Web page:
Fall from Grace (Exile of Angels Book 1)...
The Archangel of Secret Knowledge has been released from his long imprisonment in Hell and now has one major task - to free his brethren from their infernal imprisonment
But occupying a body - a life, a family - that is not his own comes with its own guilt and complexities; how do you explain to a mortal brother that you are trying to free demons from hell?
Especially when that mission becomes far more complicated, with more actors and manipulations with their own sinister motives than he imagined when he first found freedom.
This book has some really fascinating concepts
Fallen angels and demons are not unknown characters in urban fantasy - but I think this is the first time I’ve seen one with this kind of outlook. Henry is neither angsting about being unworthy of god and self-flagellating; nor is he raging about an unjust most High who must pay for his dastardly deeds. He is sensibly and doggedly trying to rescue his brethren. It’s a very personal story, one very much focused on him and not on big grand themes and revelations.
I also like Henry’s character - introverted, snarky, socially awkward but not in the arrogant-and-brilliant-way we see with so many protagonists. Just an inexperienced demon in the body of a man who was socially inept anyway. There’s a general sense with Henry that he’d much rather just be left alone with his books if he could get away with it.
I really like the conflict over what he is - because he possessed the human Henry Black. But he has all of Henry Black’s memories - and his opinions and even his mannerisms - including Henry’s OCD. Henry Black is dead… but how much of the angel/demon occupying the body is angel/demon and how much is Henry?
The concept of angelic power is also an interesting one - the nature of the word, the angelic inability to not speak truth and in changing reality to make it true. Divine power, the power angels can wield but cannot carry because only beings with a soul can do that. This idea that angels wield incredible power but that, ultimately, that power is human and divine and not their own. It’s a nice twist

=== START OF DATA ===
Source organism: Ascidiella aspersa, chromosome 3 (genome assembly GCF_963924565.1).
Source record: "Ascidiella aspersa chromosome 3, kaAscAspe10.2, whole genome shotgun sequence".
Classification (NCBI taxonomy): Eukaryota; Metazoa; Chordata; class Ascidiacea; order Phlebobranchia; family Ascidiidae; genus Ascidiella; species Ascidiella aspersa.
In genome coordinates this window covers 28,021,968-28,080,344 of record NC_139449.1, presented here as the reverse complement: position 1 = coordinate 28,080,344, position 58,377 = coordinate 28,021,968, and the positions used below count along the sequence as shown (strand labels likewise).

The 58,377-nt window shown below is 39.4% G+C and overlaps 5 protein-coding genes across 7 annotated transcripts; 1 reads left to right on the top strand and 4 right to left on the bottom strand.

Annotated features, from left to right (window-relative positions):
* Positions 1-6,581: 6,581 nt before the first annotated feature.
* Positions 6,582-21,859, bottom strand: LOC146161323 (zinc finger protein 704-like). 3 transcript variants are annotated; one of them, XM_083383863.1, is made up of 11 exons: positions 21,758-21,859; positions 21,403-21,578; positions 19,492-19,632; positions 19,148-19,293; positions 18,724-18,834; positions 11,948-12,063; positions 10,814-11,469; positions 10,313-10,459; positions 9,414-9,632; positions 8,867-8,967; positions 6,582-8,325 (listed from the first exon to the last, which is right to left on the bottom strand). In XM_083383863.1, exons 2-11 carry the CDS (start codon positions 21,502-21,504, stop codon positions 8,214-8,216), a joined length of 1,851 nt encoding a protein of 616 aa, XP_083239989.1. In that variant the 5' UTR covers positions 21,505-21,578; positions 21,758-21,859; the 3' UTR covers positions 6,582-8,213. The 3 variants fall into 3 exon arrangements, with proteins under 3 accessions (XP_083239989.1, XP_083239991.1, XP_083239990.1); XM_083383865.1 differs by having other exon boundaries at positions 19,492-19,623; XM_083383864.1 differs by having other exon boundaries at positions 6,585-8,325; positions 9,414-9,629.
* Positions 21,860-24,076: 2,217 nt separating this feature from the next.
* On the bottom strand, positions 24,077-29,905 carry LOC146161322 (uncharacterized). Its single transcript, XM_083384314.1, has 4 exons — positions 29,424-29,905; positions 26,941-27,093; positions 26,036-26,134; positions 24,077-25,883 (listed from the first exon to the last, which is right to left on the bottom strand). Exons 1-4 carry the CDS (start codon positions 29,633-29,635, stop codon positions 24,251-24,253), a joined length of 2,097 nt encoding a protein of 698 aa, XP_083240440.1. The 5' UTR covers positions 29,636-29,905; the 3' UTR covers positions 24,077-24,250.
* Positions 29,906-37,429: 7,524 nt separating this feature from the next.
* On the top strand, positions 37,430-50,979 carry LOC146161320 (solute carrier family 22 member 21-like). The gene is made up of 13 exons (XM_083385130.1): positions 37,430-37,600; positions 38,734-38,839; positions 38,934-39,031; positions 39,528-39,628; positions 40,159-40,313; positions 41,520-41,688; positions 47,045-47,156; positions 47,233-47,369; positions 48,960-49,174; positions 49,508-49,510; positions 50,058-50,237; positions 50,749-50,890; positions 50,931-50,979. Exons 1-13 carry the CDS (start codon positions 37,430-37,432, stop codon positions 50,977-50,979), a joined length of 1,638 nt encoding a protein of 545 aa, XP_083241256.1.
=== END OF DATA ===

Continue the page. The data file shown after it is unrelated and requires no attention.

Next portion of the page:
Henry himself is both albino and has OCD. Both are parts of his character but while mentioned do not consume him. It’s good to see a disability which doesn’t become a character’s sole defining characteristic, but at the same time I rather think the OCD in particular was brushed over. We’re told Henry has OCD but that largely manifests with a need to have everything around him neat and tidy rather than actual compulsive behaviour
Siddik is a POC but his personality and history have been somewhat wiped with his possession/amnesia. There’s another random POC policeman who doesn’t play a huge role - and no LGBTQ people. But we do have a disabled protagonist
So why didn’t I love this book? Why did it take me so long to read? I’ve been turning this over in my head for a while now because it has so many elements I should love but, in the end, I didn’t. I found it something of a chore - and I think it comes down to it having a fairly laborious writing style. We seemed to slog our way through a lot of the text and there were a lot of explanations and activities that were just a little too abstract and theoretical and the big revelations about what was actually happening didn’t appear until the very end of this book. For a long time we had Henry Black moving to Detroit to explore the possibility of other demons escaping Hell without being summoned and then stuff happened. There’s hellfire humans I don’t entirely understand, and a secret organisation that isn’t explained until the very end of the book and a whole lot of personal drama and some other random events.